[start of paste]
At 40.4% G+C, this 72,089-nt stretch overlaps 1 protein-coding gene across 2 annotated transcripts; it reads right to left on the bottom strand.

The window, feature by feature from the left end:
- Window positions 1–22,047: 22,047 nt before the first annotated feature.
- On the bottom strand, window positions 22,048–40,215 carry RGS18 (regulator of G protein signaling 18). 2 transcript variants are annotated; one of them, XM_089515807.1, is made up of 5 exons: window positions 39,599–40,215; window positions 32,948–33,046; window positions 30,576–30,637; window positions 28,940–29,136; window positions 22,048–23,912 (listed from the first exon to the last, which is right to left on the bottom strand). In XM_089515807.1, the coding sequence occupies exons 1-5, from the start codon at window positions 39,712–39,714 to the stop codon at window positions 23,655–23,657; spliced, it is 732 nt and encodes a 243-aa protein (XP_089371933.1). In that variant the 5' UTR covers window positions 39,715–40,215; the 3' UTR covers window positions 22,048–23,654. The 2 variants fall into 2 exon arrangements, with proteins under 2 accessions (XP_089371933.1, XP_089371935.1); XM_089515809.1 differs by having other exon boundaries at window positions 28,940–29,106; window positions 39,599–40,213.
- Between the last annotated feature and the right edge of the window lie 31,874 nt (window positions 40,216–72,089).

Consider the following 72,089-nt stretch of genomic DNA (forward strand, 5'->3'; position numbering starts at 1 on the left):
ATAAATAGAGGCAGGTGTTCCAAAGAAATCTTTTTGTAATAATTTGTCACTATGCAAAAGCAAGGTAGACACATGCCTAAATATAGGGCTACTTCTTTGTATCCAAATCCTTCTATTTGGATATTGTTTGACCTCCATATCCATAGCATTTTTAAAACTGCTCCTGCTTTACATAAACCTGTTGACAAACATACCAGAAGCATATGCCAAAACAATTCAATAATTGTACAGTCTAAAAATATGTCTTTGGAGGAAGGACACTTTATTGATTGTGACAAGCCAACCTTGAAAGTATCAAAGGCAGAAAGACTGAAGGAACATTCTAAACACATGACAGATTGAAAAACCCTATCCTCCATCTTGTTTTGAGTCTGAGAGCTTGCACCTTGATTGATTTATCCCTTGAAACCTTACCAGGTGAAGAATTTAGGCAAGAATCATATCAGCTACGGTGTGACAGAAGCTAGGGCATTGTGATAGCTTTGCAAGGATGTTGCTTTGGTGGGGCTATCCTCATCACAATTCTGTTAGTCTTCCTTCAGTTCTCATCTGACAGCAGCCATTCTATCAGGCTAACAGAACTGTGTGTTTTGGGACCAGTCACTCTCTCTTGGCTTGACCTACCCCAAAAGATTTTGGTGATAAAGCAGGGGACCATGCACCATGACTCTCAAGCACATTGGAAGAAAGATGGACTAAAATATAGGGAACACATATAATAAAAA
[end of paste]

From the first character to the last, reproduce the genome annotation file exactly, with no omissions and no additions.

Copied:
At 40.4% G+C, this 72,089-nt stretch overlaps 1 protein-coding gene across 2 annotated transcripts; it reads right to left on the bottom strand.

The window, feature by feature from the left end:
- Window positions 1–22,047: 22,047 nt before the first annotated feature.
- On the bottom strand, window positions 22,048–40,215 carry RGS18 (regulator of G protein signaling 18). 2 transcript variants are annotated; one of them, XM_089515807.1, is made up of 5 exons: window positions 39,599–40,215; window positions 32,948–33,046; window positions 30,576–30,637; window positions 28,940–29,136; window positions 22,048–23,912 (listed from the first exon to the last, which is right to left on the bottom strand). In XM_089515807.1, the coding sequence occupies exons 1-5, from the start codon at window positions 39,712–39,714 to the stop codon at window positions 23,655–23,657; spliced, it is 732 nt and encodes a 243-aa protein (XP_089371933.1). In that variant the 5' UTR covers window positions 39,715–40,215; the 3' UTR covers window positions 22,048–23,654. The 2 variants fall into 2 exon arrangements, with proteins under 2 accessions (XP_089371933.1, XP_089371935.1); XM_089515809.1 differs by having other exon boundaries at window positions 28,940–29,106; window positions 39,599–40,213.
- Between the last annotated feature and the right edge of the window lie 31,874 nt (window positions 40,216–72,089).

Consider the following 72,089-nt stretch of genomic DNA (forward strand, 5'->3'; position numbering starts at 1 on the left):
ATAAATAGAGGCAGGTGTTCCAAAGAAATCTTTTTGTAATAATTTGTCACTATGCAAAAGCAAGGTAGACACATGCCTAAATATAGGGCTACTTCTTTGTATCCAAATCCTTCTATTTGGATATTGTTTGACCTCCATATCCATAGCATTTTTAAAACTGCTCCTGCTTTACATAAACCTGTTGACAAACATACCAGAAGCATATGCCAAAACAATTCAATAATTGTACAGTCTAAAAATATGTCTTTGGAGGAAGGACACTTTATTGATTGTGACAAGCCAACCTTGAAAGTATCAAAGGCAGAAAGACTGAAGGAACATTCTAAACACATGACAGATTGAAAAACCCTATCCTCCATCTTGTTTTGAGTCTGAGAGCTTGCACCTTGATTGATTTATCCCTTGAAACCTTACCAGGTGAAGAATTTAGGCAAGAATCATATCAGCTACGGTGTGACAGAAGCTAGGGCATTGTGATAGCTTTGCAAGGATGTTGCTTTGGTGGGGCTATCCTCATCACAATTCTGTTAGTCTTCCTTCAGTTCTCATCTGACAGCAGCCATTCTATCAGGCTAACAGAACTGTGTGTTTTGGGACCAGTCACTCTCTCTTGGCTTGACCTACCCCAAAAGATTTTGGTGATAAAGCAGGGGACCATGCACCATGACTCTCAAGCACATTGGAAGAAAGATGGACTAAAATATAGGGAACACATATAATAAAAA